Dick Tracy was way before my time. My only connection to the 1931 comic strip was that migraine-inducing 1990 film produced by, directed by and starring that one-man show himself: Mr. Warren Beatty. Beatty’s girlfriend at the time, Madonna, also starred as night club entertainer Breathless Mahoney.
And after sitting through the cinematic equivalent of having my head dunked in a toilet over and over again, I didn’t care to know any more about Detective Dick Tracy and his goofball rogue’s gallery of villains with such ridiculous names such as Mumbles, Flattop, Itchy, Pruneface and Ribs Mocca.
I grew up with really cool characters like Daredevil, Batman and Wolverine. Dick Tracy was a clown by comparison.
Fast-forward 28 years later and Dick Tracy has been dug up, patched back together and shocked back to life by IDW Publishing playing the role of Doctor Frankenstein.
News flash: Tracy is still a clown and should have been left to rest in peace.
In Dick Tracy – Dead or Alive #1, the venerable Boy Scout with a badge has been canned by various corrupt cities and various various corrupt police departments.
“If all I cared about was a career and a pension, I would work at the DMV,” snaps Tracy after he is terminated for arresting someone who should be but is considered above the law.
As Tracy says himself, he is a cop because he believes in law and order and the rule of the law.
Down but not out, Tracy lands a job in The City by The Lake where the mayors, the city attorney, the police commissioner, police chief are all in bed with an organized crime boss: Big Boy. And, yes, that is his real name. He is named after an American restaurant chain whose mascot resembles Ronald Reagan.
They might as well have called him Little Caesar, Chuck-e Cheese or Gidget, The Taco Bell Chihuahua.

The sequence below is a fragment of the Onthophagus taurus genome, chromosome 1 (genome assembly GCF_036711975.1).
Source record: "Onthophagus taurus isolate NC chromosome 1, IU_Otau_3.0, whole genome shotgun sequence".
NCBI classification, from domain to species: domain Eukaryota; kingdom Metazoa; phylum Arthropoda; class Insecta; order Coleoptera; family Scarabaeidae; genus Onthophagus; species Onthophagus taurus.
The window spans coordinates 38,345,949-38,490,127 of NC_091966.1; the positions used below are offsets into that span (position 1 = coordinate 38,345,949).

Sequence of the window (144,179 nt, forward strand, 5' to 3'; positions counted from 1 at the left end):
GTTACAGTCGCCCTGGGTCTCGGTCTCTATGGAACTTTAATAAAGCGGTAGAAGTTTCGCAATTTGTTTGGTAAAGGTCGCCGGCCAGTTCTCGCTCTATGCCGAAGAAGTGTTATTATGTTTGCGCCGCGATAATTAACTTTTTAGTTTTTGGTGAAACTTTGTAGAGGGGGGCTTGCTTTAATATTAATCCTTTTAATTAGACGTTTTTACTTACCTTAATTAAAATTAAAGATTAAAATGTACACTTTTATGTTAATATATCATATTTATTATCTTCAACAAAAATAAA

Unbeknownst to Tracy the crooks are only hiring him to be a patsy and his dutiful investigation leads to an even bigger conspiracy.
So far, so good, right?
Although Lee and Michael Allred’s hard-boiled adventure story is a decent one, it doesn’t really modernize the character and that is desperately needed as Dick Tracy is as dated as the popularity of gramophones. Nobody these days is going to connect on a personal level with an idealized law enforcement officer who stepped right out of The Andy Griffith Show. That was another place and another time.
Dick Tracy needs to be more Nick Fury and less Andy Taylor.
Rich Tommaso’s exaggerated, pop-art style, which I have never been a fan of, just makes matters worse. I realize the intention was for the art to reflect the original comic strips but in my mind, that was the wrong way to go.
The only way Dick Tracy is going to sell to a generation born and bred on HD video games with art that rivals that of any blockbuster movie is to evolve Tracy and his world into something that resembles Sin City, not Popeye.
By not updating Dick Tracy, Tommaso and the Allreds are squandering what could have been the revival of a character whose true potential has never been reached because the creators have been so focused on the past they don’t see the present or the future.
Dick Tracy – Dead or Alive #1 is like an 8-track tape player at your local flea market. Nobody wants it, nobody needs it and it is best left to collect dust until it disappears into the sands of time, forever forgotten.
- THE GOOD
- Not a bad crime story.
- The series is only four issues long.
- THE BAD
- Dated characters, dated art, dated setting, dated everything.
This could have been something really cool, something different and eye-catching. Instead, it is just more of the stale Dick Tracy for a world that moved on a long time ago.